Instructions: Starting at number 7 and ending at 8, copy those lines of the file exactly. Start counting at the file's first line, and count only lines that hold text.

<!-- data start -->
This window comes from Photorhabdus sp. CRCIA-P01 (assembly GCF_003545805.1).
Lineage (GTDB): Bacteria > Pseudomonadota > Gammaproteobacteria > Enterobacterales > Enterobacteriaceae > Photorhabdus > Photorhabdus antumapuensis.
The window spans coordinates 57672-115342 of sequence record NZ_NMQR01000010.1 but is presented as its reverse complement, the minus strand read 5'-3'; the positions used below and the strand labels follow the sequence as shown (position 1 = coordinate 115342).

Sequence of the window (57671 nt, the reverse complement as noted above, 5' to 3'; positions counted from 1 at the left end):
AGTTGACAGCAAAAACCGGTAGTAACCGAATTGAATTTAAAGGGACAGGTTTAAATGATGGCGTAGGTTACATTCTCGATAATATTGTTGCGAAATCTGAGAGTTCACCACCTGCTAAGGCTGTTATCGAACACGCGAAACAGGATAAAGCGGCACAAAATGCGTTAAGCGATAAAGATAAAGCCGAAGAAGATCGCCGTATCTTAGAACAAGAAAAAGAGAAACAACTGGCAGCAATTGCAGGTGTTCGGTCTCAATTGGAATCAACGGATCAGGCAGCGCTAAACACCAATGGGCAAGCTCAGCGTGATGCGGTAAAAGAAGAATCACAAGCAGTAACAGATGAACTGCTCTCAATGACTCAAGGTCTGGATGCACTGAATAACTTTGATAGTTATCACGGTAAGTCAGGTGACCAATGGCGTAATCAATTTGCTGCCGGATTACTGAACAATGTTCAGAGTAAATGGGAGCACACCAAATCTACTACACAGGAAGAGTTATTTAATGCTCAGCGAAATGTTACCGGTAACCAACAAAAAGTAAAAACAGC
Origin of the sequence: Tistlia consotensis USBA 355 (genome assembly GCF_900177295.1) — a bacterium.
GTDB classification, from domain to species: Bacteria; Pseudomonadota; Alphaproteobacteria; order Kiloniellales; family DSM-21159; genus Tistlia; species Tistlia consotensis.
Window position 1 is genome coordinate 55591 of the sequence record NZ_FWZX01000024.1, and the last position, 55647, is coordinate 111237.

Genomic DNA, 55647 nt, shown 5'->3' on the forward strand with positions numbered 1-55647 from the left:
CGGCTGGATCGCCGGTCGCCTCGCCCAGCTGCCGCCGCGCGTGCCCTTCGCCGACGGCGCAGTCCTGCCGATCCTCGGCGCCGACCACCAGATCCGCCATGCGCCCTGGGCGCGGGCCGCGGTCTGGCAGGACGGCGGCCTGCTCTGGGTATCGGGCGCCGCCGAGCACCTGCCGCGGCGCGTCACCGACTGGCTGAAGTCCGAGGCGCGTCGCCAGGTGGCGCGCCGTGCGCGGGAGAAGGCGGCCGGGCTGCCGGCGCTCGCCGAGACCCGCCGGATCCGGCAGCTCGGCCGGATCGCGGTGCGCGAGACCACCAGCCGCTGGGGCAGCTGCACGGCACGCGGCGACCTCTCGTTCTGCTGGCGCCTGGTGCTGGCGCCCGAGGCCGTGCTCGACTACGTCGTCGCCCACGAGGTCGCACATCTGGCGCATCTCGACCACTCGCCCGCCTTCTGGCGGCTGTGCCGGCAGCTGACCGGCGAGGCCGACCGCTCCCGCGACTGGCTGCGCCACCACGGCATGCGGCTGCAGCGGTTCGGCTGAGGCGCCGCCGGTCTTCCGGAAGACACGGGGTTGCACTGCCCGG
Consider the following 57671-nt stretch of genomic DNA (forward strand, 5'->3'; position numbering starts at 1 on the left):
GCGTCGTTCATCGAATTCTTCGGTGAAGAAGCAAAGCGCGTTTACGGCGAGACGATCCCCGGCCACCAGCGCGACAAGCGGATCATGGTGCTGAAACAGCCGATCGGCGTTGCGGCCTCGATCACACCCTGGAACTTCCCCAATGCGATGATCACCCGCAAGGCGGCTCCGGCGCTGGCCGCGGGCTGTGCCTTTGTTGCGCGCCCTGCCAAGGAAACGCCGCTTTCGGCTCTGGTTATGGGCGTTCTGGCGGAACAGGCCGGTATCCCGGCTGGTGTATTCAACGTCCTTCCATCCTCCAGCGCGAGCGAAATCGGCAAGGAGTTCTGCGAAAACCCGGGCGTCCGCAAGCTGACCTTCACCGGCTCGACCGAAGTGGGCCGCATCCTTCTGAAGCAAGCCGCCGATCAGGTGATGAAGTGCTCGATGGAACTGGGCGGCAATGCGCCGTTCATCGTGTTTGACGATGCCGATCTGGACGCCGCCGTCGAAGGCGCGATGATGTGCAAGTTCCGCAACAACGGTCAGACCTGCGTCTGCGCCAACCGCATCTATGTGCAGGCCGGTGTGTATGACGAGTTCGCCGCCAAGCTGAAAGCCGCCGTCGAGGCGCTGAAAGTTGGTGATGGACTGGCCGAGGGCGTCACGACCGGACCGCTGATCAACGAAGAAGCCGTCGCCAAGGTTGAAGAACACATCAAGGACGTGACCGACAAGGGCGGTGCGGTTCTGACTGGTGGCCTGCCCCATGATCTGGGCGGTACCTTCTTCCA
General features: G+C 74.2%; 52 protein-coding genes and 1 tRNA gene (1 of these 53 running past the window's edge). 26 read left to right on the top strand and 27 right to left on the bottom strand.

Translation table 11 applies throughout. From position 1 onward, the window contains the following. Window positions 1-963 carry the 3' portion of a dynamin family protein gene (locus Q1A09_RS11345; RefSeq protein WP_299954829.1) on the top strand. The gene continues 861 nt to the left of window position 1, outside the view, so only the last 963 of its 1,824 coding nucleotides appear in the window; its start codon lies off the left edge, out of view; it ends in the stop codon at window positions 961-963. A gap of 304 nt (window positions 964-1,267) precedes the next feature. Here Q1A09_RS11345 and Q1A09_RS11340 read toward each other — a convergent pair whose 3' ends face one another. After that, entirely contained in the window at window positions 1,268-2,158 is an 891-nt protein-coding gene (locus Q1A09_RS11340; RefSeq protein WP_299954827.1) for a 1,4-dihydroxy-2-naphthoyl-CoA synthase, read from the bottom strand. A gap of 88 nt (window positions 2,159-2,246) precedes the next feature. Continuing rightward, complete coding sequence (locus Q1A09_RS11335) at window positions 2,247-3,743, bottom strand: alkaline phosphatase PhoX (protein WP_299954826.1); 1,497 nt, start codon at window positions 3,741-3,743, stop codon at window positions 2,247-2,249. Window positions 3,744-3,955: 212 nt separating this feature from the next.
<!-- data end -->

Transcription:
GTDB classification, from domain to species: Bacteria; Pseudomonadota; Alphaproteobacteria; order Kiloniellales; family DSM-21159; genus Tistlia; species Tistlia consotensis.
Window position 1 is genome coordinate 55591 of the sequence record NZ_FWZX01000024.1, and the last position, 55647, is coordinate 111237.